The rehabilitative qualities of song and dance are natural subjects for a musical, and have proven gangbuster-workable in The Music Man, The Sound of Music, and too many other shows to count. It's no surprise, then, that someone decided to turn a 2007 YouTube video of 1,500 inmates in a prison in the Philippines recreating the original "Thriller" video into a show — especially after it generated more than 50 million views. Unfortunately, Prison Dancer, playing at the Theatre at St. Clement's through Saturday as part of the New York Musical Theatre Festival, does not quite succeed at its goal of depicting how even the most beaten-down people can be exalted by the arts. Like many shows of this nature, its execution is nowhere near as good as its intentions.
Romeo Candido and Carmen de Jesus's book efficiently charts how the facility's warden (Andrew Eisenman) conceived his program and how it blossomed into a worldwide phenomenon. (Some of the funniest lines come from regular updates about the video's statistics and bickering over the caustic commenters.) But the exercise rapidly degenerates into a sudsy soap opera in which the arid relationships of the seven lead dancers take precedence over their spiritual transformation. We see how the newest inmate, Christian (Jose Llana), has trouble adjusting to life behind bars, especially when separated from his girlfriend (Catherine Ricafort), how transvestite Lola (Jeigh Madjus) not-so-secretly pines for the brooding seminarian Shakespeare (Moses Villarama), and how the rest come to terms with their crimes and their punishments, but we witness too little of what this means in the grander scheme of their lives — the only reason to make this material a musical in the first place.
A significant detriment is how little dancing there is, given how important it is. Director-choreographer Jenn Rapp has devised a few percussive and swirling routines that alternately suggest the sweep of the "Thriller" venture and tease about the mental states of the men taking the floor. But for the most part they're bewilderingly ornamental, frequently appearing subservient to the cell-bound confabs and more earthly plot concerns that Candido and de Jesus are much more interested in.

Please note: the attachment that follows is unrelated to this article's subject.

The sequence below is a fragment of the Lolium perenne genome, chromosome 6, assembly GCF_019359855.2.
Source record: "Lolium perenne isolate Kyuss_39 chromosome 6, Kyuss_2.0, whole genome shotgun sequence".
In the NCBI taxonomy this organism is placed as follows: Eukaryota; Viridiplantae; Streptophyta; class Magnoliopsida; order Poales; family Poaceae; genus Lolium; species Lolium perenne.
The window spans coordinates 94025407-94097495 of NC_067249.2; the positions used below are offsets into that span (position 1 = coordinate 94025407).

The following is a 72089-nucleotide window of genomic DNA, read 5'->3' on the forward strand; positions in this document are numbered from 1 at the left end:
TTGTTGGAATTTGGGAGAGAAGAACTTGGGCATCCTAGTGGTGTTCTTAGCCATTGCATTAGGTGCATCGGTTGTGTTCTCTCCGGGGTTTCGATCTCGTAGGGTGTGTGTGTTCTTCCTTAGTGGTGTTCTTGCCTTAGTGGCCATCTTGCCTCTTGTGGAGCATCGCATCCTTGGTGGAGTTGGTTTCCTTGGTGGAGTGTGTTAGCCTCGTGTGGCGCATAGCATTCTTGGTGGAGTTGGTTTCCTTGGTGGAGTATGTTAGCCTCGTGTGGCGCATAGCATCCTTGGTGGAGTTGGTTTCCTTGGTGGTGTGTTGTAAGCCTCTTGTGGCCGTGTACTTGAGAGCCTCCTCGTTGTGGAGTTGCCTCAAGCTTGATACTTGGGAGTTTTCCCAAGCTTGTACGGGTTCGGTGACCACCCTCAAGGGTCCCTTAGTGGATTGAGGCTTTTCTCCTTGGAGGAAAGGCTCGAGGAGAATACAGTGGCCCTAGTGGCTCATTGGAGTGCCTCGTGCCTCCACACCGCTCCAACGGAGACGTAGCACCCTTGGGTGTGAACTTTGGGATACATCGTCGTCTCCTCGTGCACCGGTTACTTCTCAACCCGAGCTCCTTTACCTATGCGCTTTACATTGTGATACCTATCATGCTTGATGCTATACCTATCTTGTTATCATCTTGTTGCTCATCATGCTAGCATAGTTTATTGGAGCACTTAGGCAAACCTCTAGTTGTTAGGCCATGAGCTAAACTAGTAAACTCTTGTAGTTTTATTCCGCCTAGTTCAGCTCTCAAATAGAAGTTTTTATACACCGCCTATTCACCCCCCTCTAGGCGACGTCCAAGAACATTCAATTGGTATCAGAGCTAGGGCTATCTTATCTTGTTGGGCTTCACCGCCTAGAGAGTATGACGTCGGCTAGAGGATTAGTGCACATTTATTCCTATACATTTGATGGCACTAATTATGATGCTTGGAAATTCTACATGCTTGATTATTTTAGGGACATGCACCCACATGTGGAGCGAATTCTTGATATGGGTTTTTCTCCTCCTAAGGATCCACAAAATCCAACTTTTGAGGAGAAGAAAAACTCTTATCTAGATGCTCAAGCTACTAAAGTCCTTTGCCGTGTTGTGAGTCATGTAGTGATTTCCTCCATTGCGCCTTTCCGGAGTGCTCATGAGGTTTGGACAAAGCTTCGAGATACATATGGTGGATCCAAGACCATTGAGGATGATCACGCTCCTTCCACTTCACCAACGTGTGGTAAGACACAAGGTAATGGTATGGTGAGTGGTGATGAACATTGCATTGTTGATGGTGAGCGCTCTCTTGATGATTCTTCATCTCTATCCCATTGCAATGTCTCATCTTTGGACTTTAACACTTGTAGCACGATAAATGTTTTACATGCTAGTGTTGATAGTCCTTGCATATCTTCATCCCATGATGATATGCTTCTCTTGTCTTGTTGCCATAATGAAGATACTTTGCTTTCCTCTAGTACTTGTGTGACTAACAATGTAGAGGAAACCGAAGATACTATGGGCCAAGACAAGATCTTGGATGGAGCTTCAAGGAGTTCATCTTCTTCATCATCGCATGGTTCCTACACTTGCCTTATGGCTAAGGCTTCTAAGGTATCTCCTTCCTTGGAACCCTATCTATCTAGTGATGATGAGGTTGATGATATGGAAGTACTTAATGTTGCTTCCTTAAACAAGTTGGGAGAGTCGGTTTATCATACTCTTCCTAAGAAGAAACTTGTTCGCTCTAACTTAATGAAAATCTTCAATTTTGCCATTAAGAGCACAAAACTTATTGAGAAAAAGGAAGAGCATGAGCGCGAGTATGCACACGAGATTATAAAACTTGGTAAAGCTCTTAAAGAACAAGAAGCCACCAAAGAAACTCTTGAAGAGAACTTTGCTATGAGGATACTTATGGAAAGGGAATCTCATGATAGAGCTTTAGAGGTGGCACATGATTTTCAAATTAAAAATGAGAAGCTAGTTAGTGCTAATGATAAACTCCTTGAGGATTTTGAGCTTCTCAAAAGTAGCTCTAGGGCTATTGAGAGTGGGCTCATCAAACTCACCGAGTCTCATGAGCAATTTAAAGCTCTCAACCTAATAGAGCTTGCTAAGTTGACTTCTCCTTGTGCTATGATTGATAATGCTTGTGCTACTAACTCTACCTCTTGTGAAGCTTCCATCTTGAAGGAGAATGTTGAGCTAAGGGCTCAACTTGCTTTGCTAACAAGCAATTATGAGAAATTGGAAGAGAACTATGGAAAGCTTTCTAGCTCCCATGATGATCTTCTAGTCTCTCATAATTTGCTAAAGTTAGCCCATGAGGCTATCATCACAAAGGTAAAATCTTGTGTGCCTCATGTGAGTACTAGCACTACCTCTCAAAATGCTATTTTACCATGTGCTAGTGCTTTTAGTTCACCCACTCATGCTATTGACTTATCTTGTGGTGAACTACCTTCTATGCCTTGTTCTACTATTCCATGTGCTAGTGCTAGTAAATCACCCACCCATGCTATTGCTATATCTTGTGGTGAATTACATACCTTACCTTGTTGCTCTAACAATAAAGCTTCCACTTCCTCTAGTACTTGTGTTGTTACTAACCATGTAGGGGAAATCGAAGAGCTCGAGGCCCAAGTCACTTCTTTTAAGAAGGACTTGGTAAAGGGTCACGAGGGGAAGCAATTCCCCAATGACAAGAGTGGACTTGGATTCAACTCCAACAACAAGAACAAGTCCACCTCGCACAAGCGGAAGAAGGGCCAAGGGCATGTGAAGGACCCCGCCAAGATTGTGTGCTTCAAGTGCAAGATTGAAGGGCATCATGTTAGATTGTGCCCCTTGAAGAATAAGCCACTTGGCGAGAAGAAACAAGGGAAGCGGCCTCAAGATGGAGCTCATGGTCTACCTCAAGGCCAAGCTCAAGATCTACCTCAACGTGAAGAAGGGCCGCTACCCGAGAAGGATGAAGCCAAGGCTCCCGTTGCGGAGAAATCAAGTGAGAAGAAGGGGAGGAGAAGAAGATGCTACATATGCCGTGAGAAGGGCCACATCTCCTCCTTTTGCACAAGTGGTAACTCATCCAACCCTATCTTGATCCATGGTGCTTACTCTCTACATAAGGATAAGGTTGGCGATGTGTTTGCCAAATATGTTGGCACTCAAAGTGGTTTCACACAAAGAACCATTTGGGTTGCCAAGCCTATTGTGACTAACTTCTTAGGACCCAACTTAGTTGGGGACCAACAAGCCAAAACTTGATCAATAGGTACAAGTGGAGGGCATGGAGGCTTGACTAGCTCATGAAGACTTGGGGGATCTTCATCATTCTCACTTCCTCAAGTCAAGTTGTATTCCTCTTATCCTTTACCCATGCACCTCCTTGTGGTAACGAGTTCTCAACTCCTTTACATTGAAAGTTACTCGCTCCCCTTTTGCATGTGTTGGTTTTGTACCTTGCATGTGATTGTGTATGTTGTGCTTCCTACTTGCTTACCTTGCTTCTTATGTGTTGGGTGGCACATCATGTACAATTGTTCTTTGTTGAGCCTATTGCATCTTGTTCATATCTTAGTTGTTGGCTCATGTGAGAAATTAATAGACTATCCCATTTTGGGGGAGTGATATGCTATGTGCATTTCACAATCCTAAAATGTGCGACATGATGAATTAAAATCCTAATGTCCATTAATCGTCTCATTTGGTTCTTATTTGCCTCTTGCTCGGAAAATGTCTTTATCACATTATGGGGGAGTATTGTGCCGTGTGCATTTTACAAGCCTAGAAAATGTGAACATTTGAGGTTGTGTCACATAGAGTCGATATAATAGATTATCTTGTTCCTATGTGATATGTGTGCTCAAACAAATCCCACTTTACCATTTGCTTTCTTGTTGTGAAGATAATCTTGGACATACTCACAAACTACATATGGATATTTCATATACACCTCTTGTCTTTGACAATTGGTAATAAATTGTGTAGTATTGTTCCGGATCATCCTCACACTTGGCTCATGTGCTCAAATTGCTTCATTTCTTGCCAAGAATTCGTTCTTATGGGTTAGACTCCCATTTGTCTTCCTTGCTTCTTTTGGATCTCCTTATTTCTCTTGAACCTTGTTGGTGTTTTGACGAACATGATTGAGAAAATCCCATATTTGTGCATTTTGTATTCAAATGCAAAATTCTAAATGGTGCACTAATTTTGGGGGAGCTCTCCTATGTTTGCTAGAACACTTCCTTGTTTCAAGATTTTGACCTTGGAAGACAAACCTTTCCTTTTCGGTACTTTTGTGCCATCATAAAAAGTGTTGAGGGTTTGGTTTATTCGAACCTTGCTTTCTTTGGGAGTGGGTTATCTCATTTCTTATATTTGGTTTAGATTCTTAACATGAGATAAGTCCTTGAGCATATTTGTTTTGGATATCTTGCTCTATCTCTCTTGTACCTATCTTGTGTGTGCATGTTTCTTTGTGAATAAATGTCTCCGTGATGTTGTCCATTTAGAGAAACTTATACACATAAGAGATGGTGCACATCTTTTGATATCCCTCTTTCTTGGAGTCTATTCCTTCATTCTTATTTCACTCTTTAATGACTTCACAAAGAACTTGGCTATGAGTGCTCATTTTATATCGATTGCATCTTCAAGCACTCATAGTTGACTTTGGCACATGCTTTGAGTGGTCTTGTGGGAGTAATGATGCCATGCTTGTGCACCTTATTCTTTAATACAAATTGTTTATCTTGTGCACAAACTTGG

Candido's songs, too, are of the generic pop variety: pleasant in the moment but utterly unmemorable, barely capable of conveying feelings on the lyrics, repeating certain stanzas or phrases endlessly with no concrete development, and then evaporating into nothingness before they make salient points. There should be tension, build, and release in any form of musical storytelling, and if Candido and de Jesus are correct that the story probably tells itself, in this form it doesn't do so well enough to justify a two-and-a-half-hour musical with at most an hour's worth of genuine action.
But the biggest problem is that the writers have not settled on whether this is supposed to be Christian's or Lola's story, and that indecision makes the evening one of chaotic imbalance. The most recognizable heart is found in Christian's struggle against himself, a distillation of the broader concerns at play, but having so much dialogue and the opening and closing numbers bestowed upon Lola never lets Christian come as far to the forefront as someone needs to. What results is a confusing assemblage of scenes that never convinces there's anything of true worth at stake to anyone; only a solid anchor can prevent dramatic drift.
Luckily, the cast is spectacular, and capable of overcoming many of the hurdles in their way. The plangently sensitive yet strong-voiced Llana a wonder at conveying Christian's complexities without self-indulgence, and Villarama applying an alluring amount of shading to the tortured Shakespeare. Marc Delacruz and Albert Guerzon effectively round out the cast as two of their rougher cohorts. Madjus is marvelous evoking Lola's various unquenchable passions, but isn't charismatic enough to center our vision in a show that's unable to do it for us.
As messy and unfocused as the evening is, however, there's a daring and moving musical in it somewhere just clawing to get out. The basic framework is there, and becomes visible in the isolated moments the characters grow as a direct result of their dance, but we don't see it often enough. Candido and de Jesus need to spend some serious time considering exactly what they want to say and how they want to say it, and that would mean some heavy-duty rewriting (and likely cutting) to bring the bloated piece into tight, taut line. But if they can satisfactorily address that issue, there's no reason Prison Dancer couldn't do as much as A Chorus Line to show that the line between humanity and the humanities is never as definite as it may sometimes seem.
2012 New York Musical Theatre Festival